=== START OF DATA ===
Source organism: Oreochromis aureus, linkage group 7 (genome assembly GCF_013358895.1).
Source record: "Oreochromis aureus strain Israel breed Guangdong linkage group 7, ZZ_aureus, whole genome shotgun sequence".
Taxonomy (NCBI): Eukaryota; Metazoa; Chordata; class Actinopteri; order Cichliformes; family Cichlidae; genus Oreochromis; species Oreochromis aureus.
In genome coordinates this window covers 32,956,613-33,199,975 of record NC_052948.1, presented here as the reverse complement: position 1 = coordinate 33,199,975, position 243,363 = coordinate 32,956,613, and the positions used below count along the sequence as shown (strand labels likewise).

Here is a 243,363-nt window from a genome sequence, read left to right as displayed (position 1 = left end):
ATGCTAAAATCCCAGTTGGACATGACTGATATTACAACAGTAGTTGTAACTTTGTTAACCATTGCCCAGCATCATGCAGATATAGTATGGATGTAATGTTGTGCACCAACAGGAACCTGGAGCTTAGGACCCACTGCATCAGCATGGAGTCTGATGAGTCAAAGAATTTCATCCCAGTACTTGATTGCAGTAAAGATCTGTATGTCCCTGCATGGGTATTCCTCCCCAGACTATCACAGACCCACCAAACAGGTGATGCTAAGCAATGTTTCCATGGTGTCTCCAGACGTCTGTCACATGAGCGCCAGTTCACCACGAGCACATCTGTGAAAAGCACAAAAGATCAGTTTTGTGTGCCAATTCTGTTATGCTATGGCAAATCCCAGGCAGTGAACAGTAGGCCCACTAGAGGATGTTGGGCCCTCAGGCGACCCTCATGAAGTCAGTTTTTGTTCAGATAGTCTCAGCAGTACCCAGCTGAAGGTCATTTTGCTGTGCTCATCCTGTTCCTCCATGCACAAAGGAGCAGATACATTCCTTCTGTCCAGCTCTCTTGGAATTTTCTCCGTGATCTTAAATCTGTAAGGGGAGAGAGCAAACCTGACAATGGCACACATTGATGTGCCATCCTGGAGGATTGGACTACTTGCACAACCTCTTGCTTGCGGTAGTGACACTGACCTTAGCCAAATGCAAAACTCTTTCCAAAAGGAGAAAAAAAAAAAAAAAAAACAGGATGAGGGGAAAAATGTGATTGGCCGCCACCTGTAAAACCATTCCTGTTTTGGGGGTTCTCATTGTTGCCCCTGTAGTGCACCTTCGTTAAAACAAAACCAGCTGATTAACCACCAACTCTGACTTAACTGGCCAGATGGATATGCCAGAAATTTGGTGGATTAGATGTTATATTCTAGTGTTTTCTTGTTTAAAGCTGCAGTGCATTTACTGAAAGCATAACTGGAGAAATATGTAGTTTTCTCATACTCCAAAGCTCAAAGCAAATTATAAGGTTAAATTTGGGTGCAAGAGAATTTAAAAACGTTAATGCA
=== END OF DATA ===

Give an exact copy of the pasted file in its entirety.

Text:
Source organism: Oreochromis aureus, linkage group 7 (genome assembly GCF_013358895.1).
Source record: "Oreochromis aureus strain Israel breed Guangdong linkage group 7, ZZ_aureus, whole genome shotgun sequence".
Taxonomy (NCBI): Eukaryota; Metazoa; Chordata; class Actinopteri; order Cichliformes; family Cichlidae; genus Oreochromis; species Oreochromis aureus.
In genome coordinates this window covers 32,956,613-33,199,975 of record NC_052948.1, presented here as the reverse complement: position 1 = coordinate 33,199,975, position 243,363 = coordinate 32,956,613, and the positions used below count along the sequence as shown (strand labels likewise).

Here is a 243,363-nt window from a genome sequence, read left to right as displayed (position 1 = left end):
ATGCTAAAATCCCAGTTGGACATGACTGATATTACAACAGTAGTTGTAACTTTGTTAACCATTGCCCAGCATCATGCAGATATAGTATGGATGTAATGTTGTGCACCAACAGGAACCTGGAGCTTAGGACCCACTGCATCAGCATGGAGTCTGATGAGTCAAAGAATTTCATCCCAGTACTTGATTGCAGTAAAGATCTGTATGTCCCTGCATGGGTATTCCTCCCCAGACTATCACAGACCCACCAAACAGGTGATGCTAAGCAATGTTTCCATGGTGTCTCCAGACGTCTGTCACATGAGCGCCAGTTCACCACGAGCACATCTGTGAAAAGCACAAAAGATCAGTTTTGTGTGCCAATTCTGTTATGCTATGGCAAATCCCAGGCAGTGAACAGTAGGCCCACTAGAGGATGTTGGGCCCTCAGGCGACCCTCATGAAGTCAGTTTTTGTTCAGATAGTCTCAGCAGTACCCAGCTGAAGGTCATTTTGCTGTGCTCATCCTGTTCCTCCATGCACAAAGGAGCAGATACATTCCTTCTGTCCAGCTCTCTTGGAATTTTCTCCGTGATCTTAAATCTGTAAGGGGAGAGAGCAAACCTGACAATGGCACACATTGATGTGCCATCCTGGAGGATTGGACTACTTGCACAACCTCTTGCTTGCGGTAGTGACACTGACCTTAGCCAAATGCAAAACTCTTTCCAAAAGGAGAAAAAAAAAAAAAAAAAACAGGATGAGGGGAAAAATGTGATTGGCCGCCACCTGTAAAACCATTCCTGTTTTGGGGGTTCTCATTGTTGCCCCTGTAGTGCACCTTCGTTAAAACAAAACCAGCTGATTAACCACCAACTCTGACTTAACTGGCCAGATGGATATGCCAGAAATTTGGTGGATTAGATGTTATATTCTAGTGTTTTCTTGTTTAAAGCTGCAGTGCATTTACTGAAAGCATAACTGGAGAAATATGTAGTTTTCTCATACTCCAAAGCTCAAAGCAAATTATAAGGTTAAATTTGGGTGCAAGAGAATTTAAAAACGTTAATGCA